Although the term has been around Hadoop circles for a few years, 2014 saw its rise to prominence. And while it's fine for an organization mature in Hadoop to adopt multi-tenancy, the technology is still too immature to fire up in an organization new to Hadoop.
First of all, Hadoop is just like any other IT asset: you need dev, test, and prod systems. If you don't have at least these three Hadoop clusters, it's too early to think about multi-tenancy. And don't even think about trying to use multi-tenancy to shove dev, test and prod onto a single physical cluster!
The need for separate environments is more pronounced in Hadoop, not less. Developers need to be able to experiment with all the new technologies, such as data streaming and in-memory computing, without having to worry about stomping on production or accessing PII (personally identifiable information) data.
Second of all, the multi-tenancy software, YARN or Mesos, are still new. To be sure, large, established Hadoop shops have put them into production. But YARN only allocates RAM and # of CPU cores. Allocating disk and network are planned for the future according to a Hortworks blog post. Even within the current YARN realm of RAM and # of CPU cores, the default scheduler doesn't even consider them jointly.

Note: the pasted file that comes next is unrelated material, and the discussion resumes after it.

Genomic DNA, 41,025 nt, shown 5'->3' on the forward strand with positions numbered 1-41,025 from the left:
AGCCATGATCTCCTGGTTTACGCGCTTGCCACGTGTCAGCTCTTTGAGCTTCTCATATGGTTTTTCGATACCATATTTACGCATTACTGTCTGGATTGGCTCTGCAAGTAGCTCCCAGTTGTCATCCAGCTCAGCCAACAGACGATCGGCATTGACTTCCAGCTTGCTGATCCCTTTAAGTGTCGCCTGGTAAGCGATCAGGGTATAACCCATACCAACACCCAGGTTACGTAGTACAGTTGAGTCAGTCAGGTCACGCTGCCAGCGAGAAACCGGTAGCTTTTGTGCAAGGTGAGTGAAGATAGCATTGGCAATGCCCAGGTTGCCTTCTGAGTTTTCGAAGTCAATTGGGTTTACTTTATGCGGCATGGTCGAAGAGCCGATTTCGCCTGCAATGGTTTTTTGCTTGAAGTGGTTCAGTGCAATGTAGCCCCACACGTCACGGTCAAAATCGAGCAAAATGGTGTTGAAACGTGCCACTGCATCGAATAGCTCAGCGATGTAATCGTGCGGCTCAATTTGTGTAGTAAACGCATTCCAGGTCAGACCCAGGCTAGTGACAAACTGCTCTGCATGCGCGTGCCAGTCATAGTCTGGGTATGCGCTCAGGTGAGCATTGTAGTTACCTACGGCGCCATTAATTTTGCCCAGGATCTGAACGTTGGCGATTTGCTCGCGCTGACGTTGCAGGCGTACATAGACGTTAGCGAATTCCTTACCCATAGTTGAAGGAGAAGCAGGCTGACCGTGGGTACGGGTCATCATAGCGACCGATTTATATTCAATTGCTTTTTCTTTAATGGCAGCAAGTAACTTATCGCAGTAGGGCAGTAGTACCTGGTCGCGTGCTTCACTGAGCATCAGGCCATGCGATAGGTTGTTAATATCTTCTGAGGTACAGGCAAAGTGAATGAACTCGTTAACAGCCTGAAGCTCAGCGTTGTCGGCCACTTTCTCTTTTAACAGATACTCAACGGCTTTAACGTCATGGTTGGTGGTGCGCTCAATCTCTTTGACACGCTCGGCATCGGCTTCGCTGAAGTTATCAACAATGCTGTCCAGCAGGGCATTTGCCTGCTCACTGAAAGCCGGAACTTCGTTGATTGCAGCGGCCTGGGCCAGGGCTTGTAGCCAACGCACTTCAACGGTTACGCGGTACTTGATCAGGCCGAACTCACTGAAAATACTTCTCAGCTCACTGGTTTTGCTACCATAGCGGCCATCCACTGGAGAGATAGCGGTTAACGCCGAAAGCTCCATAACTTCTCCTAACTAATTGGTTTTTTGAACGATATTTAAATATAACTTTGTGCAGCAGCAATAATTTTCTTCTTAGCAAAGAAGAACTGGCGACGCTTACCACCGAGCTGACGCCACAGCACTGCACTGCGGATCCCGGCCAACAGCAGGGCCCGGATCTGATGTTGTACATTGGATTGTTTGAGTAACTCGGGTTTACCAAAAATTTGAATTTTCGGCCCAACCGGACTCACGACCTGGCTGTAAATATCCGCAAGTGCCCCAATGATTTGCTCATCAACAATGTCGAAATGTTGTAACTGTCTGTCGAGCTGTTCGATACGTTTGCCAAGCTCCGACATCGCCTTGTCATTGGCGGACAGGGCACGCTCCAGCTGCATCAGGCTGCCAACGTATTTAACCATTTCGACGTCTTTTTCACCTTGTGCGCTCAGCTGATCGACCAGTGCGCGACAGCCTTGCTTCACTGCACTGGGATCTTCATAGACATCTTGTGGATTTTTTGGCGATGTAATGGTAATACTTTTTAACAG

And while major Hadoop distributions now incorporate YARN (probably because the standard Apache distribution of Hadoop includes it), none incorporates Mesos, let alone Aurora. The 2010 Mesos had the same limitations as YARN, managing just RAM and # of CPU cores. Aurora, which builds on Mesos, adds CPU time slices and disk space as resources.
If your organization is having trouble justifying the capital expense of a Hadoop cluster, multi-tenancy is not a way to get it to pencil out, despite how nice that might look in an Excel spreadsheet. Instead, multi-tenancy is a way for an organization that already has multiple sets of Hadoop clusters running proven software (two or more sets of dev, test, prod) and is looking to consolidate clusters.